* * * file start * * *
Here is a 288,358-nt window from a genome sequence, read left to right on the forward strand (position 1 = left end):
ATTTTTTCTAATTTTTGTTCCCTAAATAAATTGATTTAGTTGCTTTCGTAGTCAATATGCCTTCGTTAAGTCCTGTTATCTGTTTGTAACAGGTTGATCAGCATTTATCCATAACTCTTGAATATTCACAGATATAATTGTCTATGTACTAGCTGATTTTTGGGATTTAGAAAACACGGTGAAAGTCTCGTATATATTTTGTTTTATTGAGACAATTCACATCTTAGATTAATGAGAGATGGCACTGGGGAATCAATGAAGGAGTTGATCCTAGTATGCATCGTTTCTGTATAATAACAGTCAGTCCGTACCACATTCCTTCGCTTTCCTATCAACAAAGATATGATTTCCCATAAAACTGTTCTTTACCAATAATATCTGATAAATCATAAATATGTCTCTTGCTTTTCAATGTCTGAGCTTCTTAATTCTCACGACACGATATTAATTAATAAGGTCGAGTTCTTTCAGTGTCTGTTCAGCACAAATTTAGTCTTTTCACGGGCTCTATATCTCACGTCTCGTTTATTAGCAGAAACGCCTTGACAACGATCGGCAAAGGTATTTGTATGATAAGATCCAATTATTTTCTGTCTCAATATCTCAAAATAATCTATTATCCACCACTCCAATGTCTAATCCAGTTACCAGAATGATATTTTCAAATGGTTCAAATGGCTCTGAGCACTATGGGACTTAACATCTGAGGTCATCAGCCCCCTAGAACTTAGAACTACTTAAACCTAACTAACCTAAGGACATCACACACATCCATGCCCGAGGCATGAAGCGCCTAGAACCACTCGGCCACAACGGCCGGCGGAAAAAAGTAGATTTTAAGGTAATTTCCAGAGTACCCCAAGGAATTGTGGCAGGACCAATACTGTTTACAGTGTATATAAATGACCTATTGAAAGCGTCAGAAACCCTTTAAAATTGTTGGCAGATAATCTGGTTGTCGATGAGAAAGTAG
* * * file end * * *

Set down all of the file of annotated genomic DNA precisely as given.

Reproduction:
Here is a 288,358-nt window from a genome sequence, read left to right on the forward strand (position 1 = left end):
ATTTTTTCTAATTTTTGTTCCCTAAATAAATTGATTTAGTTGCTTTCGTAGTCAATATGCCTTCGTTAAGTCCTGTTATCTGTTTGTAACAGGTTGATCAGCATTTATCCATAACTCTTGAATATTCACAGATATAATTGTCTATGTACTAGCTGATTTTTGGGATTTAGAAAACACGGTGAAAGTCTCGTATATATTTTGTTTTATTGAGACAATTCACATCTTAGATTAATGAGAGATGGCACTGGGGAATCAATGAAGGAGTTGATCCTAGTATGCATCGTTTCTGTATAATAACAGTCAGTCCGTACCACATTCCTTCGCTTTCCTATCAACAAAGATATGATTTCCCATAAAACTGTTCTTTACCAATAATATCTGATAAATCATAAATATGTCTCTTGCTTTTCAATGTCTGAGCTTCTTAATTCTCACGACACGATATTAATTAATAAGGTCGAGTTCTTTCAGTGTCTGTTCAGCACAAATTTAGTCTTTTCACGGGCTCTATATCTCACGTCTCGTTTATTAGCAGAAACGCCTTGACAACGATCGGCAAAGGTATTTGTATGATAAGATCCAATTATTTTCTGTCTCAATATCTCAAAATAATCTATTATCCACCACTCCAATGTCTAATCCAGTTACCAGAATGATATTTTCAAATGGTTCAAATGGCTCTGAGCACTATGGGACTTAACATCTGAGGTCATCAGCCCCCTAGAACTTAGAACTACTTAAACCTAACTAACCTAAGGACATCACACACATCCATGCCCGAGGCATGAAGCGCCTAGAACCACTCGGCCACAACGGCCGGCGGAAAAAAGTAGATTTTAAGGTAATTTCCAGAGTACCCCAAGGAATTGTGGCAGGACCAATACTGTTTACAGTGTATATAAATGACCTATTGAAAGCGTCAGAAACCCTTTAAAATTGTTGGCAGATAATCTGGTTGTCGATGAGAAAGTAG